Aztec and Toltec Mythology Names

These names occur in the mythologies and legends of the Toltecs, Aztecs and other related peoples.
gender
usage
Chalchiuhtlicue f Aztec and Toltec Mythology
Means "jade skirt" in Nahuatl, from chālchiuhtli "jade, precious stone" and cuēitl "skirt". This was the name of the Aztec goddess of water and rivers, the wife of Tlaloc.
Chimalma f Aztec and Toltec Mythology
Means "shield hand" in Nahuatl, derived from chīmalli "shield" and māitl "hand". This was the name of an Aztec goddess who was the mother of Quetzalcoatl and Xolotl.
Coatlicue f Aztec and Toltec Mythology
Means "snake skirt" in Nahuatl, derived from cōātl "snake" and cuēitl "skirt". This was the name of the Aztec creator goddess who gave birth to the stars (considered deities). She was also the mother of Huitzilopochtli, who protected his mother when her children attacked her.
Coyolxauhqui f Aztec and Toltec Mythology
Means "painted with bells" in Nahuatl, derived from coyolli "bell" and xuah "face painting". This was the name of an Aztec moon goddess, the daughter of Coatlicue. She was killed by her brother Huitzilopochtli after she led an attack on their mother.
Ehecatl m Aztec and Toltec Mythology, Indigenous American, Nahuatl
Means "wind" in Nahuatl. This was the name of the Aztec wind god.
Huitzilopochtli m Aztec and Toltec Mythology
Means "left side of the hummingbird" or "southern hummingbird" in Nahuatl, derived from huitzilin "hummingbird" and ōpōchtli "left, south". In Aztec mythology he was the god of the sun and war. He was a patron deity of the city of Tenochtitlan (at the site of modern Mexico City).
Metztli f & m Aztec and Toltec Mythology, Indigenous American, Nahuatl
Means "moon" in Nahuatl. This was the name of the Aztec god (or goddess) of the moon.
Mictlantecuhtli m Aztec and Toltec Mythology
Means "lord of Mictlan" in Nahuatl. In Aztec mythology he was the skeletal ruler of Mictlan, the realm of the dead, with his wife Mictecacihuatl.
Quetzalcoatl m Aztec and Toltec Mythology
Means "feathered snake" in Nahuatl, derived from quetzalli "feather" and cōātl "snake". In Aztec and other Mesoamerican mythology he was the god of the sky, wind, and knowledge, also associated with the morning star. According to one legend he created the humans of this age using the bones of humans from the previous age and adding his own blood.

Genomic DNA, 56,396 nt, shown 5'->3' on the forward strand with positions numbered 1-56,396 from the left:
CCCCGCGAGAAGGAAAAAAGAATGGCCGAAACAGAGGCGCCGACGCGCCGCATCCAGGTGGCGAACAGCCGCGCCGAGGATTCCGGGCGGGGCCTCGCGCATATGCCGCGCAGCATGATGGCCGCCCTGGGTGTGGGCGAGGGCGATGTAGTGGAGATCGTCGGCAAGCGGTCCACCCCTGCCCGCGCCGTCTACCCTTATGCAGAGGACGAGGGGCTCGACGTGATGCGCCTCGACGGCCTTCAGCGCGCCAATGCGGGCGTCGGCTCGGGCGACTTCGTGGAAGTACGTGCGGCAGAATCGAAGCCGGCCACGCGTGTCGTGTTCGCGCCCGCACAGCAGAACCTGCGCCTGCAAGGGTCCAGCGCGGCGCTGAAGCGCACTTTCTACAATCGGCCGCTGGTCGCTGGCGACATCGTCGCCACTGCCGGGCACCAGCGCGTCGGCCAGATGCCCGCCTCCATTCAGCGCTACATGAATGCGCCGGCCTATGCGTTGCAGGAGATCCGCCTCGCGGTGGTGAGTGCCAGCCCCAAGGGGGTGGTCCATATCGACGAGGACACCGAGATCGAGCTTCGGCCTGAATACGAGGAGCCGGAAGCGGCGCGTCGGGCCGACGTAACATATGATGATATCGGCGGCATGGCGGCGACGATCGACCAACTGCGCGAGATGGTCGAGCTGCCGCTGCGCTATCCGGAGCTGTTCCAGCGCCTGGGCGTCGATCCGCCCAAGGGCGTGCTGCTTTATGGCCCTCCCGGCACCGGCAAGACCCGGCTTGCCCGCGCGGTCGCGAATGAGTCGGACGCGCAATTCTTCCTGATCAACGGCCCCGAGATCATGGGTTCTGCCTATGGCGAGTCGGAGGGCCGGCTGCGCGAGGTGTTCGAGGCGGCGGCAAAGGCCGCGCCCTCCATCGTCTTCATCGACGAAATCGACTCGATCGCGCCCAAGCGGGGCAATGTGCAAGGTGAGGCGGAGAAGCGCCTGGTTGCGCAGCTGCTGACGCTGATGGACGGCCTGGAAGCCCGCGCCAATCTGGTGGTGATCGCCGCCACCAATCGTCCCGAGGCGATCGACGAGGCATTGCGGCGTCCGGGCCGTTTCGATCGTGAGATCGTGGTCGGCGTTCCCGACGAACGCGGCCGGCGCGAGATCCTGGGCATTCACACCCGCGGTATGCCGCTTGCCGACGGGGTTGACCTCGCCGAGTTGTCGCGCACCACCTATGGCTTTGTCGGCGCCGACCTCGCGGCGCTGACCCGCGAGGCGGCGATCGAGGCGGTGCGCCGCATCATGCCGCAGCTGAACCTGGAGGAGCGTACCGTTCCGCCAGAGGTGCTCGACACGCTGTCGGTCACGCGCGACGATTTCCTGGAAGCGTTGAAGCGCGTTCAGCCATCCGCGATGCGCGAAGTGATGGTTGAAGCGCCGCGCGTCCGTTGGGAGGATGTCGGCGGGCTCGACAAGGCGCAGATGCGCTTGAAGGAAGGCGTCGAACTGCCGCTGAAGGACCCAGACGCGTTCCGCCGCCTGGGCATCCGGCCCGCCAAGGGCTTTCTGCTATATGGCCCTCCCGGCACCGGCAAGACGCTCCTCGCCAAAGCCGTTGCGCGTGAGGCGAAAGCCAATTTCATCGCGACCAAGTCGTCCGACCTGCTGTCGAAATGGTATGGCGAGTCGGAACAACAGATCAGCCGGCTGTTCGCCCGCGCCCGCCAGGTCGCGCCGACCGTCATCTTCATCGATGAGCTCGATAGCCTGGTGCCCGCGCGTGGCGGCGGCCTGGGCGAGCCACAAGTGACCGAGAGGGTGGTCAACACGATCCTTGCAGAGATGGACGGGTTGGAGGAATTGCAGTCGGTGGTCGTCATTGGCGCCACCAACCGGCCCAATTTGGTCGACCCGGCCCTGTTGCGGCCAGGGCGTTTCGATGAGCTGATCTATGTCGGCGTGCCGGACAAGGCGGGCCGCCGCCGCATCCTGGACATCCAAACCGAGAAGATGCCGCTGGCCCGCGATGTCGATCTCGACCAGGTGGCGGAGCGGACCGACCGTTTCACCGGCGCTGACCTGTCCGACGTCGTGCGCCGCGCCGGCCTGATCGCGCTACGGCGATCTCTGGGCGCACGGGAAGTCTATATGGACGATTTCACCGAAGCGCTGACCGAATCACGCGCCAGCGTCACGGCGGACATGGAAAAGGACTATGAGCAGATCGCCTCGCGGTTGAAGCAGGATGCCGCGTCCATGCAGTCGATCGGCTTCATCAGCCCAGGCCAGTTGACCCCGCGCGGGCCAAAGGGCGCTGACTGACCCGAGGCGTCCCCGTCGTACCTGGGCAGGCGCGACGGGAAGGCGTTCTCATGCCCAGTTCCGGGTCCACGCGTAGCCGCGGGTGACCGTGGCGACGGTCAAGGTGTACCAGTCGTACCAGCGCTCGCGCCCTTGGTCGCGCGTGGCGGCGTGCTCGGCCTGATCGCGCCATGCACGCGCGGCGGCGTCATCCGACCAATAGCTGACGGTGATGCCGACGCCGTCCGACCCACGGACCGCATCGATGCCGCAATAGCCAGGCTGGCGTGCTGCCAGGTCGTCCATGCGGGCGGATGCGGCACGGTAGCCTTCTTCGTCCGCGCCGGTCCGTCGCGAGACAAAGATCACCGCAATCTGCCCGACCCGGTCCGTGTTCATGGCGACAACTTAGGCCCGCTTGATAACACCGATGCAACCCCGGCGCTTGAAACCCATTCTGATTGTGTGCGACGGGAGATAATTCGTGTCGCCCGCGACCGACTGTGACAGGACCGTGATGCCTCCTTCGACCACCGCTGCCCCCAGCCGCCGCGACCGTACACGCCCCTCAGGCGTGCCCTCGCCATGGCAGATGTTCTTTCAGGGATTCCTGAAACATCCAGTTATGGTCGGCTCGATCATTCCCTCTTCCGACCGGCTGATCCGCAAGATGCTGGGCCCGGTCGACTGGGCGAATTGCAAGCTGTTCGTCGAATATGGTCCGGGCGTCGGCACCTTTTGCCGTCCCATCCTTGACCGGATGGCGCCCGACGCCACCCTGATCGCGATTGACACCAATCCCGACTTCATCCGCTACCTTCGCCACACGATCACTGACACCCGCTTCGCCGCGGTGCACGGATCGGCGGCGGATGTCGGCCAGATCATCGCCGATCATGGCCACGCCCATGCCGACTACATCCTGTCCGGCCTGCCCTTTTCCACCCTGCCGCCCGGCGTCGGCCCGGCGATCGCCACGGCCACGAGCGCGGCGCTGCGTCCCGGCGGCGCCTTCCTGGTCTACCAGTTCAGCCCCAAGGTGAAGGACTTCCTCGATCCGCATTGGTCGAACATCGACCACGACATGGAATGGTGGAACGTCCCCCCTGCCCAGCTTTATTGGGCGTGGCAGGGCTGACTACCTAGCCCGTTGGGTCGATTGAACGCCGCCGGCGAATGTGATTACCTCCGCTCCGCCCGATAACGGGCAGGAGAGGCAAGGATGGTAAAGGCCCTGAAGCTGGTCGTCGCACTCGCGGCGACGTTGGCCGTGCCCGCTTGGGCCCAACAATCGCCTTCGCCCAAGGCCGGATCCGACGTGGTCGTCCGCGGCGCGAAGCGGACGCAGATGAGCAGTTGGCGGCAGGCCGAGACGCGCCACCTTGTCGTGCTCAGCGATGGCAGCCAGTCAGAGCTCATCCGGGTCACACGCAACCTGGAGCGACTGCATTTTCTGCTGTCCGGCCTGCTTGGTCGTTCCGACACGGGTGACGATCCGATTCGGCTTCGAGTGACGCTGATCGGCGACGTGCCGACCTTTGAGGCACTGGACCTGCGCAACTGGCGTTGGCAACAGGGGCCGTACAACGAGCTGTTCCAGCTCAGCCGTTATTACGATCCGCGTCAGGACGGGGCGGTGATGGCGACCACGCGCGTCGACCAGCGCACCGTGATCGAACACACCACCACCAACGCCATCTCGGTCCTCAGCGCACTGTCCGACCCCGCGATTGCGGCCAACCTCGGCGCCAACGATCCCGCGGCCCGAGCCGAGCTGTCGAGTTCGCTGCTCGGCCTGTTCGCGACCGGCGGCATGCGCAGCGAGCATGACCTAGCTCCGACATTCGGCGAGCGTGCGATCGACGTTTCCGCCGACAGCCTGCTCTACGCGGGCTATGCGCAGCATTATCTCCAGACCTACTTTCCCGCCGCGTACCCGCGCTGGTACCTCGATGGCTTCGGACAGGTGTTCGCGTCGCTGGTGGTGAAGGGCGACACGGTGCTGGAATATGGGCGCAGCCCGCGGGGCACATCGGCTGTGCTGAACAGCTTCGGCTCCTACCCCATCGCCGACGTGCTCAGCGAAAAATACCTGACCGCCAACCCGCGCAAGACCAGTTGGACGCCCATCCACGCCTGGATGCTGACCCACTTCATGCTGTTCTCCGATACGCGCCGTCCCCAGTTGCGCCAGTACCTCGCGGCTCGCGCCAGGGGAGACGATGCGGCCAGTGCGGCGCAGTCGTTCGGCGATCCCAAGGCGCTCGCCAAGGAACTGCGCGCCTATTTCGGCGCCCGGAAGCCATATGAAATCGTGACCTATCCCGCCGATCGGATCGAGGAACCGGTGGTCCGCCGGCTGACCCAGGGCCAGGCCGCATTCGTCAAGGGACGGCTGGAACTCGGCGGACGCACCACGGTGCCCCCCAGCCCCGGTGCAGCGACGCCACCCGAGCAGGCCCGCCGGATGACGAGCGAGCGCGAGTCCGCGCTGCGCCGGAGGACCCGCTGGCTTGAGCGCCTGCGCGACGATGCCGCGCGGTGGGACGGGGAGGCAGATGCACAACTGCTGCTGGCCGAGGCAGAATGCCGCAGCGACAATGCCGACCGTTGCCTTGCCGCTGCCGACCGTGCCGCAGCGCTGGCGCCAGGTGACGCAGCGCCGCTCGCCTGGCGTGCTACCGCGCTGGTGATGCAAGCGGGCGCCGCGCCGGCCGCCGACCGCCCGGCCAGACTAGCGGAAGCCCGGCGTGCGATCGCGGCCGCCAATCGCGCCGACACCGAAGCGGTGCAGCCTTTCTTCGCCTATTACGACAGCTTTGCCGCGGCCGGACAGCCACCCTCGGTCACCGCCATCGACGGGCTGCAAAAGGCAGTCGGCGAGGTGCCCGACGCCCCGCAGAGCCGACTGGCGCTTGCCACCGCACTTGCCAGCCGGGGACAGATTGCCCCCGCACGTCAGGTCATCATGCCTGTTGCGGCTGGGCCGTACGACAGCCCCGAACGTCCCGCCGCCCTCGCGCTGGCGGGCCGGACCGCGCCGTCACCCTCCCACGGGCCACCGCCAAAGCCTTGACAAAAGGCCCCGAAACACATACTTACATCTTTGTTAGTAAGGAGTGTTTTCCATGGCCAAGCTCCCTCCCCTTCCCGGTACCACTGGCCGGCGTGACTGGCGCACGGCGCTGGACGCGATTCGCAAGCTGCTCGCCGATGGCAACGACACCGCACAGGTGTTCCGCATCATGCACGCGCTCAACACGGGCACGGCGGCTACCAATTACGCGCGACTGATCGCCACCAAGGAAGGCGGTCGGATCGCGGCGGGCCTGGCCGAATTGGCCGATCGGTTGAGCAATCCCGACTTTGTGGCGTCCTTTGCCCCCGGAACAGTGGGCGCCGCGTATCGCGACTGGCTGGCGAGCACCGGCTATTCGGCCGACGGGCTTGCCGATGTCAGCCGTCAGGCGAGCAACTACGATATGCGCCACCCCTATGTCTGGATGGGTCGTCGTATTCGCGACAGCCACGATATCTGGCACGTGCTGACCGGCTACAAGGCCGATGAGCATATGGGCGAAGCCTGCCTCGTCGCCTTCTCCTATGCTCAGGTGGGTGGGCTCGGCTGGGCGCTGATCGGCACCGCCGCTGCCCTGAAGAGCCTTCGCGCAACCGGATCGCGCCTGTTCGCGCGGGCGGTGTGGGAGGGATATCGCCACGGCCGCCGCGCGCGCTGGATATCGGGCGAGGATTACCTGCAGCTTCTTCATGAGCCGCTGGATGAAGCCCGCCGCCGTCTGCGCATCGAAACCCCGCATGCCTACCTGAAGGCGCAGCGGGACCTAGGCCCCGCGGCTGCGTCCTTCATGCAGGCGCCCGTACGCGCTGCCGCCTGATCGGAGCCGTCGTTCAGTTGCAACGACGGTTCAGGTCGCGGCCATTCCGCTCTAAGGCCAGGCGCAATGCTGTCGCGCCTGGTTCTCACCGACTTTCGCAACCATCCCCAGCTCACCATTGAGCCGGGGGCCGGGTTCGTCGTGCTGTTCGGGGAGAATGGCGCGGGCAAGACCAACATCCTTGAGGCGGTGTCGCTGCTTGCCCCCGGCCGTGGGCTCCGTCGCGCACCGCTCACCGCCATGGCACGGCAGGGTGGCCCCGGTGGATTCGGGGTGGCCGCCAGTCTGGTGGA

Tezcatlipoca m Aztec and Toltec Mythology
Means "smoking mirror" in Nahuatl, derived from tezcatl "mirror" and pōctli "smoke". In Aztec and other Mesoamerican mythology he was one of the chief gods, associated with the night sky, winds, war, and the north. Like his rival Quetzalcoatl, he was a creator god.
Tlaloc m Aztec and Toltec Mythology, Indigenous American, Nahuatl
Possibly from Nahuatl tlālloh meaning "covered with earth", derived from tlālli meaning "earth, land, soil". This was the name of the Aztec god of rain and fertility, the husband of Chalchiuhtlicue.
Tonatiuh m Aztec and Toltec Mythology, Indigenous American, Nahuatl
Means "sun" in Nahuatl. This was the name of the Aztec sun god.
Xochipilli m Aztec and Toltec Mythology
Means "flower prince" in Nahuatl, from xōchitl "flower" and pilli "noble child, prince". Xochipilli was the Aztec god of love, flowers, song and games, the twin brother of Xochiquetzal.
Xochiquetzal f Aztec and Toltec Mythology, Indigenous American, Nahuatl
Derived from Nahuatl xōchitl "flower" and quetzalli "feather". This was the name of the Aztec goddess of love, flowers and the earth, the twin sister of Xochipilli.
Xolotl m Aztec and Toltec Mythology
Meaning uncertain, of Nahuatl origin, possibly meaning "servant" or "corn stalk". In Aztec mythology Xolotl was a monstrous dog-headed god who guided the dead to Mictlan. He was also associated with lightning, fire and the evening star. He was the twin brother of Quetzalcoatl.